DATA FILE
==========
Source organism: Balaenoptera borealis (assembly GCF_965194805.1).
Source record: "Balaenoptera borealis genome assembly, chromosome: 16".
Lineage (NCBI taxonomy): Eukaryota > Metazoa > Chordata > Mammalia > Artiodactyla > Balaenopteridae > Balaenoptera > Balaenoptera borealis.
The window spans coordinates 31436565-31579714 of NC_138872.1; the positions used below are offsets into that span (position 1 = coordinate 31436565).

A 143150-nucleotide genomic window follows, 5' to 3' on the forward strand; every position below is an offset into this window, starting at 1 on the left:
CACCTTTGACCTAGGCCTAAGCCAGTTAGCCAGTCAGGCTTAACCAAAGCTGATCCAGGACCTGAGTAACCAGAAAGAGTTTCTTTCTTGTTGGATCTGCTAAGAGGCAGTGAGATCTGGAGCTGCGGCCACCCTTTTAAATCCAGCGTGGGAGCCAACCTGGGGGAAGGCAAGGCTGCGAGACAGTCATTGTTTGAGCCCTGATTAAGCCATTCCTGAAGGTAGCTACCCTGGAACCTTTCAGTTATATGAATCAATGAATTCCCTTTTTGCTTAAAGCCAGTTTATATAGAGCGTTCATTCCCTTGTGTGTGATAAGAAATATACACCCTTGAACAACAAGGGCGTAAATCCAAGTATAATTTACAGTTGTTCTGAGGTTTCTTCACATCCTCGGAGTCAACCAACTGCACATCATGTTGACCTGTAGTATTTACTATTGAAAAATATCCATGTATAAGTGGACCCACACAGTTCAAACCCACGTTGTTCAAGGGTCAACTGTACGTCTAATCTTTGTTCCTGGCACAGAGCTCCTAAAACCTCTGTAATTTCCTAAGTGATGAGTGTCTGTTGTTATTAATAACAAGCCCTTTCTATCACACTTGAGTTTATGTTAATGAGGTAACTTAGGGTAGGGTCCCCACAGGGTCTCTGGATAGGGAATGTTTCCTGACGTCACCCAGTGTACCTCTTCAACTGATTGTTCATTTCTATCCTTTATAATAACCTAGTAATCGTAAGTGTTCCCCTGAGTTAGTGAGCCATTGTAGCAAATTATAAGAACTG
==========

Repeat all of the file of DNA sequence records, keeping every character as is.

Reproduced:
Source organism: Balaenoptera borealis (assembly GCF_965194805.1).
Source record: "Balaenoptera borealis genome assembly, chromosome: 16".
Lineage (NCBI taxonomy): Eukaryota > Metazoa > Chordata > Mammalia > Artiodactyla > Balaenopteridae > Balaenoptera > Balaenoptera borealis.
The window spans coordinates 31436565-31579714 of NC_138872.1; the positions used below are offsets into that span (position 1 = coordinate 31436565).

A 143150-nucleotide genomic window follows, 5' to 3' on the forward strand; every position below is an offset into this window, starting at 1 on the left:
CACCTTTGACCTAGGCCTAAGCCAGTTAGCCAGTCAGGCTTAACCAAAGCTGATCCAGGACCTGAGTAACCAGAAAGAGTTTCTTTCTTGTTGGATCTGCTAAGAGGCAGTGAGATCTGGAGCTGCGGCCACCCTTTTAAATCCAGCGTGGGAGCCAACCTGGGGGAAGGCAAGGCTGCGAGACAGTCATTGTTTGAGCCCTGATTAAGCCATTCCTGAAGGTAGCTACCCTGGAACCTTTCAGTTATATGAATCAATGAATTCCCTTTTTGCTTAAAGCCAGTTTATATAGAGCGTTCATTCCCTTGTGTGTGATAAGAAATATACACCCTTGAACAACAAGGGCGTAAATCCAAGTATAATTTACAGTTGTTCTGAGGTTTCTTCACATCCTCGGAGTCAACCAACTGCACATCATGTTGACCTGTAGTATTTACTATTGAAAAATATCCATGTATAAGTGGACCCACACAGTTCAAACCCACGTTGTTCAAGGGTCAACTGTACGTCTAATCTTTGTTCCTGGCACAGAGCTCCTAAAACCTCTGTAATTTCCTAAGTGATGAGTGTCTGTTGTTATTAATAACAAGCCCTTTCTATCACACTTGAGTTTATGTTAATGAGGTAACTTAGGGTAGGGTCCCCACAGGGTCTCTGGATAGGGAATGTTTCCTGACGTCACCCAGTGTACCTCTTCAACTGATTGTTCATTTCTATCCTTTATAATAACCTAGTAATCGTAAGTGTTCCCCTGAGTTAGTGAGCCATTGTAGCAAATTATAAGAACTG